- 1665: Destroyed by Mughal Emperor Aurangzeb and turned into a mosque
- 1783: Queen Ahilyabai Holkar built a new temple at a site adjacent to the original one.
- 1950: After Indian got independence from the British, the deputy Prime Minister Sardar Patel began constructing the temple at the original site after relocating the mosque to a new place. The present-day temple got ready in May 1951.
Somnath Jyotirlinga Location
Somnath Temple located on the Arabian Sea coast in the small town of Prabhas Patan in the peninsular region called Saurashtra in Gujarat. Here are its road distances from some of the popular cities:
- Ahmedabad: 407 km.
- Diu: 86 km.
- New Delhi: 1,311 km.
- Jaipur: 1,044 km.
- Indore: 801 km.
- Mumbai: 905 km.
How to Reach Somnath Jyotirlinga?
- By Air: Though the closest airport to Somnath Jyotirlinga is Keshod (about 60 km. away), there is no scheduled flight to the airport. A flight scheduled to start from Mumbai to Keshod from April 2019. The next closest airport to the temple is at Diu (about 85 km. away). However, it has direct flight connectivity only with Mumbai (about 1 hour and operates on Monday, Tuesday, Thursday, and Saturday). From Diu, one can easily hire a taxi to reach Somnath. Ahmedabad Airport is about 420 km. Away and has excellent connectivity with major cities in India. From Ahmedabad, one can travel to Somnath by rail or road.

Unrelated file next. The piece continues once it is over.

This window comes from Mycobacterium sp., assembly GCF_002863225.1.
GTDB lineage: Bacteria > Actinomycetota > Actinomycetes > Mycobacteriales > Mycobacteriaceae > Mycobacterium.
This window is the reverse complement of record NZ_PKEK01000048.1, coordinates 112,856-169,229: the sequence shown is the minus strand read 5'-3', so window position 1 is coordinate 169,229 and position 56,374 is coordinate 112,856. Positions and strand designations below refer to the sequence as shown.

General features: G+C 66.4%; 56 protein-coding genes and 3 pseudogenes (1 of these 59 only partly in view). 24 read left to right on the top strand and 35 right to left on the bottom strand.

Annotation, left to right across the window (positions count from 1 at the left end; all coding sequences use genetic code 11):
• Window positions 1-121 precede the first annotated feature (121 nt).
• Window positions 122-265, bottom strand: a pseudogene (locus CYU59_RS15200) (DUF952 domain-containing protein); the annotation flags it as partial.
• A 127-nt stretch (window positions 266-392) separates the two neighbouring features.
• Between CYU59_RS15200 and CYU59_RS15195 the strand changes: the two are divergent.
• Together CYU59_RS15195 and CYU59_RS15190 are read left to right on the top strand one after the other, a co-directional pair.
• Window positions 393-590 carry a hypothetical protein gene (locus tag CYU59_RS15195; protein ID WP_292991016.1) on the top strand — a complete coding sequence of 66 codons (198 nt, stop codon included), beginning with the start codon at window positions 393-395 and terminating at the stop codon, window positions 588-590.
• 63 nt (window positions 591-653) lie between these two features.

- By Rail: Veraval Junction is about 3 km. from Somnath and has excellent connectivity with cities like Ahmedabad, Mumbai, Pune, Rajkot, and more. Connecting trains are another option from Delhi and other major cities. From Veraval, auto-rickshaws and cabs can be booked to reach the temple.
- By Road: You may travel to Somnath by road from any part of India. Regular buses ply to the temple from the cities like Ahmedabad and Jamnagar. Taxis can also be hired.
Local Transport: Most of the tourist places in the town are at short distances from Somnath Jyotirlinga. Auto-rickshaws are cheap and fast mode to transit locally. You would come across auto-rickshaw drivers near the main temple who would take you sightseeing across the town in INR 500.
Best Time to Visit Somnath Jyotirlinga
Winter months (October-March) are the best time to visit Somnath Jyotirlinga because of comfortable weather conditions. Summers (April-June) are unbearably hot, while monsoons (July-September) experiences massive rainfall/intolerable humidity/possibility of cyclones.